Proposed changes to the Water Act reduce accountability, parliamentary oversight and facilitate changes to the Murray Darling Basin Plan that are based on political convenience rather than science. The bill should not be passed.
This paper examines the government’s 2018 personal income tax proposals by presenting a distributional analysis of the tax cuts and then looking at some general tax principles and considerations that we can use to assess the present proposals. We begin in the next section by outlining exactly how the government intends the tax cuts to operate.
The Australia Institute welcomes the opportunity to make a submission to the Environment and Communications Legislation Committee (the “Committee”) regarding the Clean Energy Finance Corporation Amendment (Carbon Capture and Storage) Bill 2017. In our recent submission to the Department of the Environment and Energy as part of the Clean Energy Finance Corporation Statutory Review, we highlighted the positive contribution the Clean Energy Finance Corporation (CEFC) has made to the Australian clean energy market.
Australian Energy Market Commission is conducting a Reliability Frameworks Review, which is looking at how to improve reliability in the National Electricity Market.
In our submission The Australia Institute argues that the best market reform under consideration by the Commission is wholesale demand response. Demand response allows energy consumers to reduce or delay their consumption of electricity and sell that conservation into the market.
Wholesale demand response could improve reliability and reduce costs by lowering the price of demand peaks. It may also reduce emissions by displacing fossil fuel generation during peaks of demand.
The Auditor-General has received correspondence from Senators Patrick, Griff, Hanson-Young and Bernardi, Ms Rebekha Sharkie MP and the Hon. Tony Burke MP dated 24 April 2018, requesting that the Auditor-General conduct an investigation to examine the purchases of water for environmental flows in the Murray-Darling Basin. This request is under consideration and the response will be published on the Australian National Audit Office website.
The present submission questions the Business Council of Australia’s (BCA) Commitment to increasing investment, employment and wages in the event that the outstanding tax cuts are legislated. We looked specifically at the 10 corporate CEOs who made the commitment on behalf of their companies and found some half of those paid no tax. One wonders what their commitment could possibly mean.
The Australia Institute welcomes the opportunity to make a submission to the Royal Commission into Misconduct in the Banking, Superannuation and Financial Services Industry.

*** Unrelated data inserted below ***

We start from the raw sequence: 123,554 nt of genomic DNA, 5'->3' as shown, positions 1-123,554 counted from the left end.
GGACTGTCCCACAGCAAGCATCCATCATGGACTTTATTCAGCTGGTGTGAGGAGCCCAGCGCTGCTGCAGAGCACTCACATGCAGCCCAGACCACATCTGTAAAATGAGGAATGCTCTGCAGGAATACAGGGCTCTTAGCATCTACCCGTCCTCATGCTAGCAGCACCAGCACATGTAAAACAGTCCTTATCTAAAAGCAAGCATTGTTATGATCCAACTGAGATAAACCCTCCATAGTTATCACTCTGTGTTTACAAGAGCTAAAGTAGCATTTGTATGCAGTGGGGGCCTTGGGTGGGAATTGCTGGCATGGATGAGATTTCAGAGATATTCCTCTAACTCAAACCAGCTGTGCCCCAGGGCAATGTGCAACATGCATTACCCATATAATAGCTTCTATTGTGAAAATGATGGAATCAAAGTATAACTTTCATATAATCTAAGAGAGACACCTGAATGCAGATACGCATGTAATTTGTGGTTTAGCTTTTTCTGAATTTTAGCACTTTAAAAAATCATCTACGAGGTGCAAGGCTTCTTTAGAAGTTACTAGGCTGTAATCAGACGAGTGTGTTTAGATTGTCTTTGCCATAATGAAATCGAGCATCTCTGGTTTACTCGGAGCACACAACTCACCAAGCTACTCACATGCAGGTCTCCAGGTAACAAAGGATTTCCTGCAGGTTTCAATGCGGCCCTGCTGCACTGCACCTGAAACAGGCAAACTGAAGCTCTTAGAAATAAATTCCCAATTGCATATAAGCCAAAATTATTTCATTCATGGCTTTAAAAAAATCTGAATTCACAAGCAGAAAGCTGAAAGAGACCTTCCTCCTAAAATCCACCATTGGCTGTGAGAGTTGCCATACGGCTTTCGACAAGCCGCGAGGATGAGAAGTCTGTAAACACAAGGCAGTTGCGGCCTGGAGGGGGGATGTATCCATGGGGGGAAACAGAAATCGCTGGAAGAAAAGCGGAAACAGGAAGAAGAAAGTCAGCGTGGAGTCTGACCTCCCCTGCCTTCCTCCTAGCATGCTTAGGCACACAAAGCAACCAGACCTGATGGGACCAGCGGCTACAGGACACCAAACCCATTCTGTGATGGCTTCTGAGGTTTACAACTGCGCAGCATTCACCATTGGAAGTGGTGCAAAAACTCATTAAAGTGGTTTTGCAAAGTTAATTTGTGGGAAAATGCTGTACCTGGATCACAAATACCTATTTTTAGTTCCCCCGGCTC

We expect the Royal Commission to be swamped by submissions that relate to specific examples of misconduct. Our submission tries to take a step back and consider the extent to which undesirable outcomes are inevitable in the Australian financial system as it is today being characterised by serious imbalances of power and knowledge between the industry’s institutions and their customers.
The Australia Institute made a Submission to Review of the rate of return guidelines. As an appendix we have attached a paper, The equity premium in Australia, that should be read in conjunction with this submission. This paper was prepared for the 2017 Conference of the Society of Heterodox Economists at the University of New South Wales.
This submission will mainly concentrate on the use of two premia; the inflation premium and the ‘equity premium’ as it is generally called in the economics literature.
The Australia Institute made a submission to the Department of the Environment and Energy as part of the Clean Energy Finance Corporation Statutory Review.
This submission makes five main points regarding the CEFC relating to the two key issues for consideration by the Department, being: the effectiveness of the CEFC in facilitating increased flows of finance into the clean energy sector; and any other matters considered relevant to the operation of the CEFC Act more generally:
The Australia Institute welcomes the opportunity to make this submission to the Senate Inquiry on Corporate Tax Avoidance. The issue of tax avoidance by multinational companies has been a research focus of the Institute for some time. While issues of declining PRRT payments and low company tax payments are becoming widely known, particularly due to this committee’s work, another important part of public discussion is the claims by corporations that they are actually large tax payers.